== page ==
Greece and your personal economy

Before we get to some technical content, here is my take on what the No vote in Greece means for your personal economy.

Do not expect a quick resolution to the Greek uncertainty. Yes, the markets may move around, but that is the nature of markets. There may even be a market correction. We have had them before, and we will have them again.

But whatever the outcome, if you are working with us, you need to remember that your plan has been built around your personal situation – we call this your own personal economy. We know where you want to go.

The only time we get country specific where your financial plans are concerned is if it’s a country you plan to visit on holidays. Greece is a travel destination, not an investment destination. Don’t get country specific with your personal investment plans. We know what we can control.

The rest of the commentary is really just noise that fills the 24-hour news cycle.

Markets fell 1.5% yesterday and the headlines were Investors hit sell on Grexit fears. Now that markets have risen 1.8% today, do you think the headlines will read Investors hit buy after speculators got it wrong.

Maybe Greece will leave the Euro. Maybe they won’t. But please don’t lay awake at night worrying if it will hurt your personal plan. Of course, for those people that have been gambling that they could predict which way this mess will swing, well, that’s a different story.

Where is the overlap, and what is really important?

1) What just happened?

The Greek population voted over 60% in favour of REJECTING new loan terms offered by creditors. These new loan terms included pension cuts and higher taxes. The “NO” vote effectively means the Greek people are in favour of defaulting on their loan obligations.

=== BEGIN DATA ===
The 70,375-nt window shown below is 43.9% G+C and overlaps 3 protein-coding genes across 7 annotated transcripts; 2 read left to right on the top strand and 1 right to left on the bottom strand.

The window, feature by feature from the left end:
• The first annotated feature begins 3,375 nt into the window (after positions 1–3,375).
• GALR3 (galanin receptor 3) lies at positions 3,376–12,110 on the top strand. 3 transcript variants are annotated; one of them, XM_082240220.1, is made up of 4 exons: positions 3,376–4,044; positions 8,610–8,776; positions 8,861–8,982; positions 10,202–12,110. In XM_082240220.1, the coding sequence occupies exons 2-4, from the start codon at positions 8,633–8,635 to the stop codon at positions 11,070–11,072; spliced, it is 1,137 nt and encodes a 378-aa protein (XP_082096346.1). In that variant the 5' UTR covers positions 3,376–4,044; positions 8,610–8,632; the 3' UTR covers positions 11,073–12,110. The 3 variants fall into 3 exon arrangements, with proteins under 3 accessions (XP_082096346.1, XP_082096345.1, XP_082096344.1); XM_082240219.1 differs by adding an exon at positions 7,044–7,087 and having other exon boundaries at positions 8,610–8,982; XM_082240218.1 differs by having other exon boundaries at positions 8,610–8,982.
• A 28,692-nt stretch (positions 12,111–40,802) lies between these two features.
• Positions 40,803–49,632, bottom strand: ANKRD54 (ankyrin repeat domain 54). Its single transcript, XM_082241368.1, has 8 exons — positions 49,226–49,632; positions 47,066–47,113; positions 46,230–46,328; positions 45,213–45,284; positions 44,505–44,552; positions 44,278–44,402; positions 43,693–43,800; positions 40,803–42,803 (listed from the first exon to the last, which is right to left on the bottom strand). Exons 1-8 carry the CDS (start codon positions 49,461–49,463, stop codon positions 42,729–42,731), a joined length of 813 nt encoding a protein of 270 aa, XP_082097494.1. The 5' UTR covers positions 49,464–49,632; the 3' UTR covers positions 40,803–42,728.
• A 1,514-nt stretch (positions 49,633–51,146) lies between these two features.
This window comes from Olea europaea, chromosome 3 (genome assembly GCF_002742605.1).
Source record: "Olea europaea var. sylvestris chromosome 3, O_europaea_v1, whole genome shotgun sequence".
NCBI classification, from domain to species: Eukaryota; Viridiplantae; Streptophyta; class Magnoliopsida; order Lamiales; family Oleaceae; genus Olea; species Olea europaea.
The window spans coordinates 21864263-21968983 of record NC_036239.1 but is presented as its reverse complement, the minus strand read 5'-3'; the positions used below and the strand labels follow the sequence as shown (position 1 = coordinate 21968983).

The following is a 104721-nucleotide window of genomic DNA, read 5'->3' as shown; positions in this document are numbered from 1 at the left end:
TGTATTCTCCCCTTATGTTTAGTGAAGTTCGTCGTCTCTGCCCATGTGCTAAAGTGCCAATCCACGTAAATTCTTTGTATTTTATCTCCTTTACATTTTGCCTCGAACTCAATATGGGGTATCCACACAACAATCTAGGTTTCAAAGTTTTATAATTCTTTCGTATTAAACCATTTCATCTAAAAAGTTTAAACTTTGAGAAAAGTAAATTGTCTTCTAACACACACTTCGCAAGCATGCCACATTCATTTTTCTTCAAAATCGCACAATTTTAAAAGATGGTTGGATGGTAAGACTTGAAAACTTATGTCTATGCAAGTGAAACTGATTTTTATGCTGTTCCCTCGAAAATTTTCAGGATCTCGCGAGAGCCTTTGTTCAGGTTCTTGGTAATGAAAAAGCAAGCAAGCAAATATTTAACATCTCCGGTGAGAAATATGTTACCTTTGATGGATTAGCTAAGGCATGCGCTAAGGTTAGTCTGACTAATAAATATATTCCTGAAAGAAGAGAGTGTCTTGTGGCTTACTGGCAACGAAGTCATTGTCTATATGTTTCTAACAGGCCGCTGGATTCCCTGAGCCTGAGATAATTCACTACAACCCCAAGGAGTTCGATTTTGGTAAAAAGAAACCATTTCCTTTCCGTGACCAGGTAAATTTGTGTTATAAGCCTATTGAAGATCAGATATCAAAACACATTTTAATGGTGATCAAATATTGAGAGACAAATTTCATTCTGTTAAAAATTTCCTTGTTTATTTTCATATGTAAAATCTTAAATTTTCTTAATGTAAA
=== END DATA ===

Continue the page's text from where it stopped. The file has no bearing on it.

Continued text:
2) What will happen now?

Lots of negotiation. Here is what you need to know:

The vote does not mean Greece will leave the Eurozone

The vote does not mean Greece will drop the Euro in favour of the Drachma

The vote does not mean Greece will be able to restructure its debt on more favourable terms

In short, the vote doesn’t resolve much at all! Investors should expect continued uncertainty about where Greece ends up over the coming days and weeks.

3) What does this mean for shares?

As we see time and time again, uncertainty brings volatility. We have seen increasing volatility in both Australian and global stock markets over the past few weeks. We have not seen debt markets shut, as they were in the GFC. Instead, we have seen debt become more expensive, particularly for riskier borrowers.

But with volatility comes opportunity, so it’s not all bad news.

Footnote: Thanks again to Macquarie Investment Management for the technical commentary and Behaviour gap for the graphic.

It’s my job here at Evalesco to work with my clients to maximise the likelihood that they achieve what is important to them in their life.